Things open with a fitting warning, sung by Project veteran Elmer Gantry. With haunting echoes and menacing sound effects, Parsons and Woolfson set the tone for the Turn brilliantly. An eerie, repeating keyboard figure drives the next track, the stunning Games People Play. Featuring one of Zakatek’s best vocals and a nice rock guitar, it became their first Top 20 hit. It also provides a nice entrée into the album’s theme. Woolfson lands his first lead vocal — something he’d been lobbying for all along — on the quiet, wistful Time. It’s another standout and beat Games by one point on the Hot 100. Side one ends with I Don’t Wanna Go Home, a song of quiet desperation — and determination — featuring another smart Zakatek lead and some of Bairnson’s best guitar work. These four tracks adhere loosely to the overall theme, creating a strong opening and one of the best sides in the Project catalog.

Side two explores the gambling theme in detail. The Gold Bug is another Poe homage, a creepy instrumental based on his tale of cryptography, hidden treasure, and (of course) madness. Parsons contributes a great whistling element as the core of the track. Vocalist Chris Rainbow sings the title track, with part one warning us that “the game never ends.” Snake Eyes uses the background sound effects that Parsons is famous for to set us firmly in a gaming room, while Zakatek ponders his almost certainly losing fate. The Ace of Swords is another strong instrumental, majestically summoning that card’s symbolic determination. Woolfson and Rainbow give us Nothing Left to Lose, a bittersweet decision to walk away, perhaps barely in time. Part two of the title track wraps things up nicely, reminding us that even after walking away, the allure of risk remains.

The Turn of A Friendly Card was the Alan Parsons Project’s breakthrough, a commercial success and a strong musical statement. Building on four strong concept albums and a magical partnership, it set the stage for the group’s most successful phase. It’s their strongest set, a cohesive piece that doesn’t belabor its themes, and an inspired use of a stellar set of talents.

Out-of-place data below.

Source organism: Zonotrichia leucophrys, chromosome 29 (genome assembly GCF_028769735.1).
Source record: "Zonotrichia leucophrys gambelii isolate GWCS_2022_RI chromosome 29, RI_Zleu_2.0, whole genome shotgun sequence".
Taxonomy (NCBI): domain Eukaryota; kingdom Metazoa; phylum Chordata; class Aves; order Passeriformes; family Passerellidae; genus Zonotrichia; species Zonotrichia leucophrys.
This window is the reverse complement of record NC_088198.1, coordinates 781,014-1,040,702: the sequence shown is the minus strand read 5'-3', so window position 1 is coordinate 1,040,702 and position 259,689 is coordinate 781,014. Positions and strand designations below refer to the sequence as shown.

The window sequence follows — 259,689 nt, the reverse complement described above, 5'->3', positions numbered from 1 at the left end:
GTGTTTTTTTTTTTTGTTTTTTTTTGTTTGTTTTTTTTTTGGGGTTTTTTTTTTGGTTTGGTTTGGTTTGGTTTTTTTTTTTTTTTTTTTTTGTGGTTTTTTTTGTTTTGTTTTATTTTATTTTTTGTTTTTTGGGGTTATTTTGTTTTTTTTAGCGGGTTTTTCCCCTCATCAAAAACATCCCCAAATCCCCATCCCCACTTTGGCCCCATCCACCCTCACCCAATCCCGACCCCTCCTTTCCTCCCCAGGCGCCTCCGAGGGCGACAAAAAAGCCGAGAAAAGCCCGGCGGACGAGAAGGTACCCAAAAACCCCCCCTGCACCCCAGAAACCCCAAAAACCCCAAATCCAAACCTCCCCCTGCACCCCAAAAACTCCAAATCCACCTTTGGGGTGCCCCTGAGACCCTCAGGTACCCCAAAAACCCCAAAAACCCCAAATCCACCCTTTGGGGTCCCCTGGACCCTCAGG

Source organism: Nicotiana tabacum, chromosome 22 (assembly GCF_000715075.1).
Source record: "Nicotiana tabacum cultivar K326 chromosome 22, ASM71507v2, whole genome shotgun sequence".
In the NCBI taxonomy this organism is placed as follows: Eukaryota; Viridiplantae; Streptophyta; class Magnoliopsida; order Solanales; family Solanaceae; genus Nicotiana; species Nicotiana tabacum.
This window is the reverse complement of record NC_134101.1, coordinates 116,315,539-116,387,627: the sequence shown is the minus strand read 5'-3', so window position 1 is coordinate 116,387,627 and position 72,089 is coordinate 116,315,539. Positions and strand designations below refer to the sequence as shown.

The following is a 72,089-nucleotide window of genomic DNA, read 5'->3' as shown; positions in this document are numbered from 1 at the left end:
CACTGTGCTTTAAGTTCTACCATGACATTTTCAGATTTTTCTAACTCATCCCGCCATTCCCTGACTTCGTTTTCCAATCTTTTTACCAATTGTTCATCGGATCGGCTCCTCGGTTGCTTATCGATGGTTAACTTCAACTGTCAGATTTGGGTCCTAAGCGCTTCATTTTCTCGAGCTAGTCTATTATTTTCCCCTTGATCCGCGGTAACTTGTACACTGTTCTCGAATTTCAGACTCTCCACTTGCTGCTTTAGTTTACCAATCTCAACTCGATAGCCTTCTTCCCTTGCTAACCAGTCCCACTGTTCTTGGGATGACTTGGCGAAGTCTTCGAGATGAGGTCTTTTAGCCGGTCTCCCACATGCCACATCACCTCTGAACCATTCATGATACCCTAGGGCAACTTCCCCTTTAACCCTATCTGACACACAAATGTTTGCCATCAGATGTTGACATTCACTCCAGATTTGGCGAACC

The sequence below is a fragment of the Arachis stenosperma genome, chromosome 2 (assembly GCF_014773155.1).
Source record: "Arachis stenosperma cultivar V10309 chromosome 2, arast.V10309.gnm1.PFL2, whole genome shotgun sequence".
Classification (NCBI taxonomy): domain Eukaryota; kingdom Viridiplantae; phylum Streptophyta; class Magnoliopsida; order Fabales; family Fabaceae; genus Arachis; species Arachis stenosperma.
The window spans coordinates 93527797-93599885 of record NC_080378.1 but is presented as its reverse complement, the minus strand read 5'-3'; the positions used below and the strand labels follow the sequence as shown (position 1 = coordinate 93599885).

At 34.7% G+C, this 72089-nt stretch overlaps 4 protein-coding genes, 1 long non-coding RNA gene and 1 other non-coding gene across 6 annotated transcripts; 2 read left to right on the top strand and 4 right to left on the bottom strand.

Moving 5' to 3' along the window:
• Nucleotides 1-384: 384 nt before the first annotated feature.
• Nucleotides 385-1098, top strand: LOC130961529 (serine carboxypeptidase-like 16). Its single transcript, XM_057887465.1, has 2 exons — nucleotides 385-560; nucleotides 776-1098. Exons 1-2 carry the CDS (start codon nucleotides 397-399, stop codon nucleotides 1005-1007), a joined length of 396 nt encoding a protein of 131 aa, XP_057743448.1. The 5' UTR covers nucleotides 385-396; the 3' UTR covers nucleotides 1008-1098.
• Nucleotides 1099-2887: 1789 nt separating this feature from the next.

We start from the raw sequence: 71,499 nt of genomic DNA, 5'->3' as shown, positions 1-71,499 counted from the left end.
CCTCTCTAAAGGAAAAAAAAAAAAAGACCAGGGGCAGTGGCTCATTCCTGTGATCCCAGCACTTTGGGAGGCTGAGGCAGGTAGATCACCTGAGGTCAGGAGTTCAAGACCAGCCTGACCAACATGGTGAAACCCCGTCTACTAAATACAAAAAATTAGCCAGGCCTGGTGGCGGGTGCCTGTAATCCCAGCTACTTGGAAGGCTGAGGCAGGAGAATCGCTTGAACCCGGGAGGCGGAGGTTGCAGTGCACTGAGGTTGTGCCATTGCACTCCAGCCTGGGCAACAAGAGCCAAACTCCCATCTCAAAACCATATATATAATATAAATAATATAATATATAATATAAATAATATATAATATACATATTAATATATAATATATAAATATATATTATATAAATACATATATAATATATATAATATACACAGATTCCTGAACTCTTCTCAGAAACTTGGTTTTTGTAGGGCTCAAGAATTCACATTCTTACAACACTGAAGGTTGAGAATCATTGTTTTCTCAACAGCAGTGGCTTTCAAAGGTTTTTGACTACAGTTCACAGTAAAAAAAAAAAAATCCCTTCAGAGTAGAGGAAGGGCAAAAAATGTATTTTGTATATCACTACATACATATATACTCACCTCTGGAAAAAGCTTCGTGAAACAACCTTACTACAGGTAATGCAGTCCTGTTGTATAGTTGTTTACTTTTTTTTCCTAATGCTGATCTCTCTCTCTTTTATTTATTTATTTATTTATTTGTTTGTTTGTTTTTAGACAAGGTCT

FURTHER LISTENING: Throughout the 80s, Parsons and Woolfson released a string of solid albums built on the Card model. The concepts became more indistinct (except for 1987’s Gaudi, a tribute to the titular architect), but the musical formula was firmly — and successfully — established. When Woolfson wanted to adapt 1990’s Freudiana into a musical, the two split, with Parsons producing Woolfson’s first “solo” project. Parsons continues to release smart, engaging albums under his own name, although none quite have the Project spark. Woolfson worked in theatre until his death in 2009.

All 10 Project albums are well-constructed and feature some fine music. The first two — Tales and Robot — are an impressive starting point and two of the group’s best. Pyramania was a bit of a stumble and Eve is musically solid but suffers from a lyrical conceit — the Fall of Man and the battle of the sexes — that edges uncomfortably close to misogyny. Card‘s follow-up was the smash Eye In the Sky, a solid album that comes in a close second. After that, each disc hs something to offer fans, but the hits tend to be the highlights. The aptly titled Essential Collection is a sold, two-disc set that will satisfy most casual fans.

About Robert Hulshof-Schmidt
Freelance writer, researcher, online comic vendor, and project manager. Fan of a wide range of music -- especially folk and 80s pop -- vintage comics, British TV, and LGBT fiction.